“I can only offer this much, Decimus. The economy isn’t doing so well with all the trouble brewing in Rome.”
“But that’s nearly half of what you usually give,” the handsome stranger spoke. “Can’t you make an exception?”
“I’m sorry, but this is all I have. I hate to tell you, but take it or leave it.”
Licinia knew Publius as a shrewd businessman. He’d been selling fish for many years in Ancona and the way he behaved in this moment was starkly out of character. He seemed almost intimidated by the man he called Decimus. The burly fish merchant, whose voice was normally harsh and aggressive towards customers, spoke shyly and unobtrusively to his client.
In Publius’s defense, Decimus certainly was a formidable man. He was a tall man and built like a seasoned soldier. But he had the patience of a mother with the fish merchant. Instead of growing outrageously furious like Licinia suspected he would, he only sighed and handed over his bag of, what she now identified as, his fish to sell. She was surprised she hadn’t smelled them earlier when he passed by.
“Fine, Publius. You give me what you can.” His voice was husky, deep, vibrating in her bones. It was thrilling to hear him speak.
Publius let out the breath he had been holding and nodded. “Thank you for understanding.”
The merchant dropped a few coins into Decimus’s outstretched pouch and collected his purchase.
Licinia watched Decimus turn and walk away, synching the moneybag shut. When she realized he was coming closer, she decided to act. Taking a deep breath, she stepped out from her hiding spot and walked in the opposite direction he was going.
Like a sly fox, she sidestepped as close as she could into his path without completely blocking him. When his eyes lifted from his pouch, he hadn’t even seen her basket was right in his way.
They collided, basket knocked from her hand and spilled out all over the ground. She let out a mock cry of surprise and dropped to her knees to begin scooping up her groceries.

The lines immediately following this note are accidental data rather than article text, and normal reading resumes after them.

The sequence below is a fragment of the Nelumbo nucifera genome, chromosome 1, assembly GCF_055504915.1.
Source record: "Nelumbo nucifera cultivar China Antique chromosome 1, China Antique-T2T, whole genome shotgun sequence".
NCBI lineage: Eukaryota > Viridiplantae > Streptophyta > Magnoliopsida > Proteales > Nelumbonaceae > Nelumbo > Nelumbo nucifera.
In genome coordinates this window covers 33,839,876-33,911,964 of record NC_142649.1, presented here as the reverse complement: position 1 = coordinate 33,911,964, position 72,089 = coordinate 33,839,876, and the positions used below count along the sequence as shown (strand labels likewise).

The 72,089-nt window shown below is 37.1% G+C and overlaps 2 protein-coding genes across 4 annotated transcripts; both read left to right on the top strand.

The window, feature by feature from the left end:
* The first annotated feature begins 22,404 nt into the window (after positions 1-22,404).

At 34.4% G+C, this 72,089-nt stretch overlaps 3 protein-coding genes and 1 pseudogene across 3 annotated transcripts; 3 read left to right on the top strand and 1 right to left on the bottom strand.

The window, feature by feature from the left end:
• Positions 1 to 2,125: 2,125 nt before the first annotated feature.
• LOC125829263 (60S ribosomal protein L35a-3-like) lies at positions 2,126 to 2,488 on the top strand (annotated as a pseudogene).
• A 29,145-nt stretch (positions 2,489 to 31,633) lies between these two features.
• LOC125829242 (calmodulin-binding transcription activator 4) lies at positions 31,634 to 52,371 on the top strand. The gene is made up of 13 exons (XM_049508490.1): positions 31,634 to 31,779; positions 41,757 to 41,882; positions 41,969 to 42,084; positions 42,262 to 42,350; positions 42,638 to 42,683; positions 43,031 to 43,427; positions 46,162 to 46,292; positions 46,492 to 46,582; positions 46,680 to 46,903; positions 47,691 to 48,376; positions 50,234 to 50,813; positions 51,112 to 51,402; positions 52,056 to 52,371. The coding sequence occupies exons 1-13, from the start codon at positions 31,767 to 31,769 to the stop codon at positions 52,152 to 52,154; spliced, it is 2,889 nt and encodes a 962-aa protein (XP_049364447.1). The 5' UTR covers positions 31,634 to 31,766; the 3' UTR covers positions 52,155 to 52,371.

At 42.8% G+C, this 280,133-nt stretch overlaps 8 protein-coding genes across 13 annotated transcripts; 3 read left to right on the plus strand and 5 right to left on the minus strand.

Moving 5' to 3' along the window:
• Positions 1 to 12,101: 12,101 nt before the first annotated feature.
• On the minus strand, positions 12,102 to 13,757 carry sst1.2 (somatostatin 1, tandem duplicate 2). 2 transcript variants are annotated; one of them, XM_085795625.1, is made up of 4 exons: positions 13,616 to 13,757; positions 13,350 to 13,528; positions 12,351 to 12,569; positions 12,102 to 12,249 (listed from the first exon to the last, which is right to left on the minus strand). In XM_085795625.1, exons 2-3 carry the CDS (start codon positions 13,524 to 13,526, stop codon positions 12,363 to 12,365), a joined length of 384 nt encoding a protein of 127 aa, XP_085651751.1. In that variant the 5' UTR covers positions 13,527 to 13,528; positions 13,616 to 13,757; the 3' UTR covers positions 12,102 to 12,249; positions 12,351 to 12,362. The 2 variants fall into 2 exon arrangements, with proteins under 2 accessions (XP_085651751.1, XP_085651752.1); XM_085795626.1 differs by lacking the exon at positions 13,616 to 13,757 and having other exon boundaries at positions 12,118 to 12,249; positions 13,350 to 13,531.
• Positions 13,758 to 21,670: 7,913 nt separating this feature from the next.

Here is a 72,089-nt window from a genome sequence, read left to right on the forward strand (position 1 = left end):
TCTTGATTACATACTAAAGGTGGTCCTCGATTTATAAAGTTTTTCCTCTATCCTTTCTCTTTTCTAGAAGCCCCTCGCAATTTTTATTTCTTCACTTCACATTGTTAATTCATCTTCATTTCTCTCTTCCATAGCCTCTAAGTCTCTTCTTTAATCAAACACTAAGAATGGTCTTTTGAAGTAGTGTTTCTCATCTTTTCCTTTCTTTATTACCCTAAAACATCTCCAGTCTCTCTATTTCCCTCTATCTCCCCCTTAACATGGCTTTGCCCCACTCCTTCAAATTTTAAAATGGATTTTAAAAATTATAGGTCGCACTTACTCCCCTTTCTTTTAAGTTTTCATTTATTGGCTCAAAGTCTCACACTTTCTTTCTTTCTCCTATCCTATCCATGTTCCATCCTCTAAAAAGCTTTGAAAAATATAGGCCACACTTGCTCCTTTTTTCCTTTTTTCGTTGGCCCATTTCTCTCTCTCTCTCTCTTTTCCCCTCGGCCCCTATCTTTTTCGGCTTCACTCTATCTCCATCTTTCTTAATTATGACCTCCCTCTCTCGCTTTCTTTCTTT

And just as planned, he stopped. “Oh, I’m sorry,” he said as he squatted down with her.
Licinia cautioned a glance to him and their eyes met. She smiled in spite of herself. His warm, honey colored eyes were stunning against his tanned skin. “It’s alright. I wasn’t paying attention to where I was walking.”
He cautioned a smirk and began to help her dust off the fruits and vegetables before placing them back in the basket. “I wasn’t either.”
Licinia lifted her recovered basket into her arms and they stood together, shoppers swerving their way around. She noticed they were all giving him a wider berth than with her.
She offered out her hand to the man. “Thank you for your help. My name is Licinia.”
She needed no introduction from him, but craved the sound of his voice just once more. Perhaps if their conversation continued, she could get the chance to ask him over for the evening meal.
But she noticed something change in his demeanor. He seemed confused, almost hesitant as he looked down at her hand. Was he not accustomed to handshakes from women? His gaze darted between her face and her hand, eyebrows wrinkling together in borderline disgust.
She started to recoil her hand when a peculiar thing occurred. He turned to look up the street, spotted something and was gone in an instant, disappearing into the crowd.
Licinia made a sound of disbelief and made to rush after him, but it was as if he vanished in the mass of shoppers and merchant booths.
“Licinia?” she heard her name called. The voice was unmistakable. She heard it every waking hour of the day.
She turned to see her mother-in-law approach, wisps of gray hair falling around her flushed cheeks from the tightly crafted braid that Licinia helped to prepare each morning.
“Licinia, what were you doing?” she asked in a panic.
Licinia narrowed her eyes at her mother in law. “I was going to get fish. Do you not remember me saying that just a few moments ago?”
The old woman gave her a grave look. “Yes, I remember you saying that. I meant, what were you doing with that man?”
In vain, Licinia scanned the crowd one more time to look for Decimus. “He knocked my basket while we passed each other and was helping me pick everything up.”
Recepta shook her head. “No, no. Never talk to that man.”
She grabbed Licinia by the elbow and began to drag her away from the fish merchant booth. “What? Why? I don’t understand. He was helping me. What am I supposed to do next time? Leave the basket where it was and keep going?”
Recepta gave a firm nod. “Yes, that’s exactly what you do. Just keep walking.”
Licinia groaned and allowed herself to be guided back down merchants’ row. She dropped the subject for now, but continually checked over the heads of the other shoppers for her mysterious fisherman. As always, Licinia had no intention of heeding Recepta’s warning. And just like every time before, she would do just the opposite when the opportunity presented itself.